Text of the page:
I sat next to a charming man named Richard tonight at dinner, at a symposium on greening historic communities. He’s in his mid seventies or thereabouts, has been married for around forty years, and has four sons, all of whom are successful, in completely diverse careers, and love each other, and their parents, whom as adults, they treat as friends. I asked him somewhat awkwardly what has made his marriage work after all these years. I really had to know. Being in a young marriage, and for the second time, I have concerns. I worry, will it work this time? It’s hard, everyone knows that in theory, but you don’t get much from canned psychology and friends, who won’t admit to anything because you’re too close.
Getting advice on love from strangers always seems best. So I asked him this question after the conversation had revealed that we’re both of a liberal persuasion, have similar world views and both think that Michele Bachmann is a disingenuous, frightening megalomaniac with designs on being Vice President to Mitt Romney. He got my jokes, and patted me on the shoulder. He said a few very useful things, but started with, “you know what happened? when we first met, we lived together. After about five years, my wife said she wanted to get married. I wasn’t ready. She said she wanted the commitment. So when I wouldn’t commit, she left. I was terribly disappointed. Knowing she could just leave at any time made me really pay attention to her, what she was saying, and really listen. It made me an attentive husband.”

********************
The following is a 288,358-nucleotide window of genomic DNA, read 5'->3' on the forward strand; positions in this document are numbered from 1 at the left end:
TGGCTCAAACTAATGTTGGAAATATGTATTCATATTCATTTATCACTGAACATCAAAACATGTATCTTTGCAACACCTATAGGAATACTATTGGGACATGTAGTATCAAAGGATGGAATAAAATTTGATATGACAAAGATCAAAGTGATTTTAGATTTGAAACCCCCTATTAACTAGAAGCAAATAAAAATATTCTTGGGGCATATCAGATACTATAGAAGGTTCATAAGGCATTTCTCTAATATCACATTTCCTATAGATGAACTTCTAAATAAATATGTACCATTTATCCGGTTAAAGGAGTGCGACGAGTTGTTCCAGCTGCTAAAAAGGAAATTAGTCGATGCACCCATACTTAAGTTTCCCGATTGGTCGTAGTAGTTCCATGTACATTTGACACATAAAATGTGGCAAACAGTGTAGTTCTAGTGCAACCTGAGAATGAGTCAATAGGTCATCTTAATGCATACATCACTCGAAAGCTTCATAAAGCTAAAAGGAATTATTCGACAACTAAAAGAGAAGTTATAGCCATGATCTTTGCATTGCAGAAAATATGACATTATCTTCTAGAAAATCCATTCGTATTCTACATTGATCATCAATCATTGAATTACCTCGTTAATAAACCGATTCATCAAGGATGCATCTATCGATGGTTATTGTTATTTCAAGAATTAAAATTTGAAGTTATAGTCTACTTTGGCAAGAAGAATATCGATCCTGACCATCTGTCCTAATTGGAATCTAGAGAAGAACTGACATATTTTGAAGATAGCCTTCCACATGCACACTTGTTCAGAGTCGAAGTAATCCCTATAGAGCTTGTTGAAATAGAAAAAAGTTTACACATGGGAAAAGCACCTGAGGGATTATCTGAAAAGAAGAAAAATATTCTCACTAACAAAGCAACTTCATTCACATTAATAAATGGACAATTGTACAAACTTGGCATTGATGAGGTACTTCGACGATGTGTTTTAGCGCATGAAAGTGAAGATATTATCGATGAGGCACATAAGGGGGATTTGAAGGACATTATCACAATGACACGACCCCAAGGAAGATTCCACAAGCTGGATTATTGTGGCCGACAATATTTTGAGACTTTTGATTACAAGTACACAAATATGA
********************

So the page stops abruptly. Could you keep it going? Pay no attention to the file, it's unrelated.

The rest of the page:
The subtlety that is so hard to portray after the fact is that he wasn’t cowed in some way or threatened, he wasn’t attentive out of insecurity, but out of the pleasure of doing it. He realized this woman knew what she wanted and meant business. If he was a part of her life, he’d be able to be a party to her greatness. “She left and went and bought a house.” By herself. In 1972. She is an attorney, and after some years of marriage, went back to graduate school to become a clinical psychologist, and she’s a novelist. He couldn’t let her go. A woman that strong was worth committing to. He was intrigued by her , and maintains that that foundation of individuality is what made it work. He went on; I could see tears forming. I had to steel myself; it was touching how much this man loves his wife.
You don’t hear much about that these days. You hear about jackasses, mostly, politicians and celebrities, (polebrities?) who really don’t deserve to be married. I would have more hope if I knew that Richard was more common. That he’s a type, and that I will over time see that I married that type. I think I will. I think I already do, but he’s also got forty years of retrospective, it’s happened over time, the goodness, the will power. The deliberateness of loving someone for a very, very long time.
Other things that make marriage work in the long term according to Richard’s experience are a common aesthetic and a sense of adventure about it, and communication without fear. “not the brutal brutal truth, but the un-doctored truth, with some gesture toward each other’s feelings.” Tell me the whole truth, but do it in a nice, gentle, respectful way that fosters trust. That’s not easy. That’s what makes marriage hard. It also, I’d like to believe, makes it worthwhile.